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Board: Use prints to track kids

St. Petersburg Times | March 10 2004


LARGO - Assured that student privacy would be protected, the Pinellas School Board Tuesday approved a $2.26-million system to use childrens' fingerprints to track their movements on and off school buses.

A division of Laidlaw International, Inc., an Illinois-based transit giant that owns Greyhound, was awarded the contract to outfit the school district's 750 buses with electronic devices that will identify individual students by their fingerprints beginning next fall.

The purpose of the program is to ensure students get on the right bus and get off at the right stop.

When the idea first was raised last month, some parents and civil liberties groups said the proposal had a Big Brother quality that might threaten student privacy.

No one at Tuesday's meeting complained about privacy issues, but board members Nancy Bostock and Mary Russell voiced concern about how the issue appeared on the agenda. It was listed on the consent agenda with many other smaller purchases.

"It really represents much more than a simple purchase," Bostock said. "This is a significant policy change."

But district transportation director Terry Palmer said privacy concerns for students are unfounded because the system does "not fingerprint them in a classic sense."

It identifies enough points on a fingerprint to create a binary code unique to each student, he said. It does not create a visual image of a print and the district will not have the ability to produce such an image or reproduce the binary code, he said.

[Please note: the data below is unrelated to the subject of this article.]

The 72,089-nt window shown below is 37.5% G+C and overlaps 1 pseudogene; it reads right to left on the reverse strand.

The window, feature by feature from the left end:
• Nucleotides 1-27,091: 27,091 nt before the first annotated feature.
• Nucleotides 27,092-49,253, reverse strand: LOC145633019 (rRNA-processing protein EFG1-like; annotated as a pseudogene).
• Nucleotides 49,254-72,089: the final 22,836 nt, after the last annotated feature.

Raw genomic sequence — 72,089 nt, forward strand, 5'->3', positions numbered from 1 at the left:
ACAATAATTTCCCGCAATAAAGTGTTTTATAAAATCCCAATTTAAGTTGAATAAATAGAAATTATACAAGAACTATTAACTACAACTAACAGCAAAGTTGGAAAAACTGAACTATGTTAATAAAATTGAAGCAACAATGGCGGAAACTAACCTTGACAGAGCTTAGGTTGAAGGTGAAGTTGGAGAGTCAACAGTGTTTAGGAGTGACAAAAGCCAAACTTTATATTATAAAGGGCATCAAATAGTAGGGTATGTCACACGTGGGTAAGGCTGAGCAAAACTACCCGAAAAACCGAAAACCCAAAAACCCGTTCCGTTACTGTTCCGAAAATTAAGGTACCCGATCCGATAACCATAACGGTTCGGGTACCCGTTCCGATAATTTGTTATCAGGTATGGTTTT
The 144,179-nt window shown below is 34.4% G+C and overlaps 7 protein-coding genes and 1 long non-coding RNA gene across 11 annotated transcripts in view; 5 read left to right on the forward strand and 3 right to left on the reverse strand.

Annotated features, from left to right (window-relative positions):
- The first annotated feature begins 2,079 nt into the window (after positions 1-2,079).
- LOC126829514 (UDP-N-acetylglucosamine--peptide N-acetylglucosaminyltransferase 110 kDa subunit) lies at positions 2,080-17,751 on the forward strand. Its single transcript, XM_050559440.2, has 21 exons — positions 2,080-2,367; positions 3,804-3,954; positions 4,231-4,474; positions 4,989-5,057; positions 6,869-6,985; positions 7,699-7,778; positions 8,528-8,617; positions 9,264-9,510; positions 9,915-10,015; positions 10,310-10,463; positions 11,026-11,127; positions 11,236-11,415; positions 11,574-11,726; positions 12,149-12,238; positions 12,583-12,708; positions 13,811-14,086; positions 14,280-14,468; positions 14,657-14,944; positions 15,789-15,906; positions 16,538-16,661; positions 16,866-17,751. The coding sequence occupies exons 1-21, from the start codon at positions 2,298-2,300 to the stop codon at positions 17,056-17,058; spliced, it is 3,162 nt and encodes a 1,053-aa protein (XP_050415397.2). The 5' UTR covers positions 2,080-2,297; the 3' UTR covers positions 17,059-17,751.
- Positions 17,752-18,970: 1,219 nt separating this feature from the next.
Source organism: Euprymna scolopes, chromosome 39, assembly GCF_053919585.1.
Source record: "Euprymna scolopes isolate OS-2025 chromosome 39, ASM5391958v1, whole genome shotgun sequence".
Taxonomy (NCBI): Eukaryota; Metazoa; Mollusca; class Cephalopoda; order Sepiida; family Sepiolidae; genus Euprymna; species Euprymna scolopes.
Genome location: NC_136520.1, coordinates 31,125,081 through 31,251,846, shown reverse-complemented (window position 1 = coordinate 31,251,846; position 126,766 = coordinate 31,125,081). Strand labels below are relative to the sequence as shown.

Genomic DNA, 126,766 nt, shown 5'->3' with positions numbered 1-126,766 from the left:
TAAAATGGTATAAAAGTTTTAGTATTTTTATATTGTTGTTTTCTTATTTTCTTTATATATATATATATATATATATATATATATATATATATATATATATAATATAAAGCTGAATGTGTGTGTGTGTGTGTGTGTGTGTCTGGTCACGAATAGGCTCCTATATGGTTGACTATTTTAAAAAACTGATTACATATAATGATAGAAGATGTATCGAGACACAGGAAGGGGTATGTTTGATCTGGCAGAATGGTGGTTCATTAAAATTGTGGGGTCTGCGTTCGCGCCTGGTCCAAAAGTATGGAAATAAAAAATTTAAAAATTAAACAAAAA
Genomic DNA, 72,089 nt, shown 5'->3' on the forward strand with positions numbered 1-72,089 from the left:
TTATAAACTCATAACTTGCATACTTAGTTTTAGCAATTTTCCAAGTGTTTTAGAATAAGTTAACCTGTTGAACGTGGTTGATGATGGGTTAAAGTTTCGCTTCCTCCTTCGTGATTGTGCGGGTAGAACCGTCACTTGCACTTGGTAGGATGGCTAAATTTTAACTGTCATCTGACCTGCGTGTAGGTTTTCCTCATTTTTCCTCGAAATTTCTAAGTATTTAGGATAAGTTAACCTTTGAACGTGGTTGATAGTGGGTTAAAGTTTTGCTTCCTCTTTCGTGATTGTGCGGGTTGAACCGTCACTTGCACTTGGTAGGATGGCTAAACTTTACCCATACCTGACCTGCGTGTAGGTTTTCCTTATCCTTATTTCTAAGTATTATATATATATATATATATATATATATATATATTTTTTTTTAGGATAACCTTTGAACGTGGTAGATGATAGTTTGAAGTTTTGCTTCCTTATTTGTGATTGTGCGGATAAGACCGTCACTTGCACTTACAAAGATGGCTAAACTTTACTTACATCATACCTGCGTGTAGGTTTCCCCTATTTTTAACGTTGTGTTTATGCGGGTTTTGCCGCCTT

"Even if somebody were to ask the district for it, we could not give it to them, even if we wanted to," Palmer said.

The information also will be protected by multiple passwords. Palmer said the district already handles a large amount of private information on students and could handle the new information "with absolutely no problem."

Families who still feel uncomfortable with the system can elect not to have their children participate, but district officials believe the vast majority will take part.

The system, which uses Global Positioning System technology to track the buses, will prevent students from getting on the wrong buses and allow the district to track where they are on the way to and from school.

It also will help the district monitor drivers and investigate claims of speeding and unsafe driving.

The district will pay for the system using savings from construction and renovation projects, some of them dating several years back. Officials also said keeping better track of buses and bus drivers will allow the district to streamline routes and trim minutes off bus drivers' days. All told, district officials estimate that between $500,000 and $900,000 can be saved each year in efficiencies.

In other business, the school board decided to revisit a property tax referendum that it had recently decided to postpone.

After hearing from frustrated teachers, School Board members informally agreed to reconsider scheduling a ballot proposal for raising property taxes by about $1 for every $1,000 of taxable value in November's general election.

The much-debated ballot measure would raise $50-million a year for four years, and board members have discussed the possibility of spending most of it to bring teacher salaries up to the national average.

Only a week ago, board members concluded that a November election would leave too little time to mount a proper public information campaign and talked about trying again in March.

The School Board agreed to schedule an emergency workshop after hearing from the Faculty Representative Council of the Pinellas Classroom Teachers Association, though no date was set.
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